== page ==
HONOLULU (AP) — A man's lawsuit against Blood Bank of Hawaii, the American Red Cross and others says that he became HIV-positive from a blood transfusion during bypass surgery in 2011.
In 2013, the man tested positive for HIV with AIDS, the lawsuit said. The blood bank and Red Cross provided blood-transfusion products to hospitals in Hawaii, including the one where he underwent surgery, the lawsuit said. Other unidentified corporations and agencies are defendants.
The defendants "failed, neglected, and/or refused to conduct a full and complete screening and testing of the blood that was transfused into" the man, according to the lawsuit, which was first filed in state court last year, but was transferred to federal court earlier this week at the Red Cross' request.
It's not clear which organization provided the blood, said the man's attorney, Peter Hsieh. "The law allows us to sue the suppliers that likely provided the blood," he said, adding that if it's determined where the blood came from, those not involved will be removed from the lawsuit.
American Red Cross spokeswoman Kara Lusk Dudley said in a statement that the organization's investigation has found that the claims against it have no merit.
"The safety of American Red Cross donors and recipients of blood products is our top priority," the statement said. "The Red Cross performs laboratory tests for multiple infectious disease markers, including HIV, on every unit of donated blood."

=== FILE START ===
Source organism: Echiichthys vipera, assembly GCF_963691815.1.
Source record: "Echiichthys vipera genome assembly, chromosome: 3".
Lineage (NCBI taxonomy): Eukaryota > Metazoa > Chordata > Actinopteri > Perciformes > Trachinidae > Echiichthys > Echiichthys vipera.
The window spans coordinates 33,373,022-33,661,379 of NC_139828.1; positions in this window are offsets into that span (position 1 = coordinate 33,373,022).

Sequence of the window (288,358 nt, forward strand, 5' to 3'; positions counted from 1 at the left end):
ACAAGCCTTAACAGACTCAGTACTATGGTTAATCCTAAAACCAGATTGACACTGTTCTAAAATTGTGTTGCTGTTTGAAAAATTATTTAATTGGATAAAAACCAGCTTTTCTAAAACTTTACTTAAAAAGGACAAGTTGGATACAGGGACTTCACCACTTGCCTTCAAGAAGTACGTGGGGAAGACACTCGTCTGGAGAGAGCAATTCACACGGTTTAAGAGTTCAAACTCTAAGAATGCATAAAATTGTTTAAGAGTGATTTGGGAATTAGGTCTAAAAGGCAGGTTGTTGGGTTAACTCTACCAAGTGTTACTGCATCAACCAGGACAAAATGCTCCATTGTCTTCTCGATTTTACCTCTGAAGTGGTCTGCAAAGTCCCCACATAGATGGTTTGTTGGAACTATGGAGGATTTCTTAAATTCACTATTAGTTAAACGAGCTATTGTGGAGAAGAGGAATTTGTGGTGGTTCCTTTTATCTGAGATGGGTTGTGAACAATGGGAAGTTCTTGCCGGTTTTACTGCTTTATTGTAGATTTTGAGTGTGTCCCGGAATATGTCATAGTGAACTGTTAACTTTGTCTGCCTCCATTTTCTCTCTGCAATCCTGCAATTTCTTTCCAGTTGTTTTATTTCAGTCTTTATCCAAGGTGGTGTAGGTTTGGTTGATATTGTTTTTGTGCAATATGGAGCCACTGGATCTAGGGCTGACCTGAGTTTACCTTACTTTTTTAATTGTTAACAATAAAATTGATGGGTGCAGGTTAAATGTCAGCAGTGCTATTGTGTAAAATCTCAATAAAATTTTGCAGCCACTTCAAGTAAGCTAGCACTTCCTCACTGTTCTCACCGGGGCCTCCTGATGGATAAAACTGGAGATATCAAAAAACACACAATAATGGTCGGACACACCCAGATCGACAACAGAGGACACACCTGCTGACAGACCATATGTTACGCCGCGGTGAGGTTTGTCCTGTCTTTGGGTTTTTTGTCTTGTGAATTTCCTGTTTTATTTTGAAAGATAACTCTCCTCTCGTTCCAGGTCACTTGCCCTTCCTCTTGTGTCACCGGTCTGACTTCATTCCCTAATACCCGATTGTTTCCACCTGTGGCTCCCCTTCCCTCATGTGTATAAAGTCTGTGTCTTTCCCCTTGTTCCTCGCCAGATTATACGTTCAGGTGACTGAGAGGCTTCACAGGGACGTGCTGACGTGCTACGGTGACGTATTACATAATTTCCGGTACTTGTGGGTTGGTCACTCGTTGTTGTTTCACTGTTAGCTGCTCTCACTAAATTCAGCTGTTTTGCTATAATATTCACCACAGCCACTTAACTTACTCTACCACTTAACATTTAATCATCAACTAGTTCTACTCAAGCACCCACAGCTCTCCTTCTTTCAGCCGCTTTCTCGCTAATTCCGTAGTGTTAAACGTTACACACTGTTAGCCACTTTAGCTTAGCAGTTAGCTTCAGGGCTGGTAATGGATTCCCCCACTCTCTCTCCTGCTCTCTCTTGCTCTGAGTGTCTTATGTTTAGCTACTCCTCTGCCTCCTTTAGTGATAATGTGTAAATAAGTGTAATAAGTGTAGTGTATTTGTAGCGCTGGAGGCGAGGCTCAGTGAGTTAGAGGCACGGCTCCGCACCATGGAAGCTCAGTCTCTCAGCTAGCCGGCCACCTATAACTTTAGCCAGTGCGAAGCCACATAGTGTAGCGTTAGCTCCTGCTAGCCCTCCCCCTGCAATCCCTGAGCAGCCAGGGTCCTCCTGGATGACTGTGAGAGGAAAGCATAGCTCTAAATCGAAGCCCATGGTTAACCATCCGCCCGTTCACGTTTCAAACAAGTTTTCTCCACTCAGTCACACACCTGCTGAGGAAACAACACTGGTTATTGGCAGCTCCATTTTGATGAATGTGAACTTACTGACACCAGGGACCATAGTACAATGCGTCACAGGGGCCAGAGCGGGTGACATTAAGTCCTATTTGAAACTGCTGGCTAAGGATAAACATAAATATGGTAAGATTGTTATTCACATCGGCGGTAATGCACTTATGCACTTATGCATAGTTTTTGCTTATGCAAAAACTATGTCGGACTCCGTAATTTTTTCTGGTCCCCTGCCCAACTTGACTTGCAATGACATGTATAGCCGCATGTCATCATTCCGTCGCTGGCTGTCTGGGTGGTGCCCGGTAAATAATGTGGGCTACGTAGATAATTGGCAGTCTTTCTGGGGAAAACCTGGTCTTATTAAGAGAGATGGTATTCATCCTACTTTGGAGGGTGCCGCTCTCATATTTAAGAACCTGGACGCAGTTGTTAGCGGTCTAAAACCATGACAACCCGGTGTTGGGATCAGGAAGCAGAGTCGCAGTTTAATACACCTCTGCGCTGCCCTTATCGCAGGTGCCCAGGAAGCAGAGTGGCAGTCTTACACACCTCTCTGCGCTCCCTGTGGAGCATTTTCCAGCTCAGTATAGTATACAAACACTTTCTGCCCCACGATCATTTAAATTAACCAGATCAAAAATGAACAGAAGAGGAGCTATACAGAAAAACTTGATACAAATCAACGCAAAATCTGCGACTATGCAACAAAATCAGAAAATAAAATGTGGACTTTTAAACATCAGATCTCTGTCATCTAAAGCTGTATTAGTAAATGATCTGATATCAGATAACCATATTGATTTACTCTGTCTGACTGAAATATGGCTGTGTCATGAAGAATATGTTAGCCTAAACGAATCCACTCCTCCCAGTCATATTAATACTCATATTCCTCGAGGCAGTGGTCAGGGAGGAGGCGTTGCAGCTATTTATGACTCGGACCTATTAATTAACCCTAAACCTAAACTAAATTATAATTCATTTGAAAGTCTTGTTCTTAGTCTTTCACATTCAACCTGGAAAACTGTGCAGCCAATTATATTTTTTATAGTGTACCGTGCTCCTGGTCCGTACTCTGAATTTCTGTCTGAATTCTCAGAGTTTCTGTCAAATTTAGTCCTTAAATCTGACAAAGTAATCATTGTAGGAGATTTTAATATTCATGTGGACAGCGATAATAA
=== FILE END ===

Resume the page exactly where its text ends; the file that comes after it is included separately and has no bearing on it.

Attorneys will fully investigate the allegations, Blood Bank of Hawaii said in a statement.
"Safety of the blood supply is paramount and we work diligently each day towards zero-risk for all patients in need of blood," the statement said. "There is approximately a 1 in 2 million chance of contracting HIV through a blood transfusion. ... Nationally, there have been fewer than 10 cases of HIV being transmitted through a blood transfusion since 1999 with more than 20 million blood components being transfused and screened each year."
The statement said 13 tests— for infectious diseases including HIV— are performed on donated blood.
A hearing about the lawsuit is scheduled for March 31.
The Oahu man who is suing is identified in the lawsuit as John Doe. The lawsuit says divulging the name of the man and his family, who are all listed as plaintiffs, would subject them to public ridicule.
He's in his 50s and is a former hotel employee. His life now is "dismal," Hsieh said. "He hasn't been able to work. He's very sickly."
A blood test revealed he's HIV-positive. "He's 100 percent sure it came from the blood transfusion," Hsieh said.
These situations are very rare because of sensitive procedures, Dr. Lauren O'Brien, medical director of the transfusion service at Keck Hospital of the University of Southern California.
"It's so rare," she said. "If you need a transfusion you should get it. The risks now are so low."
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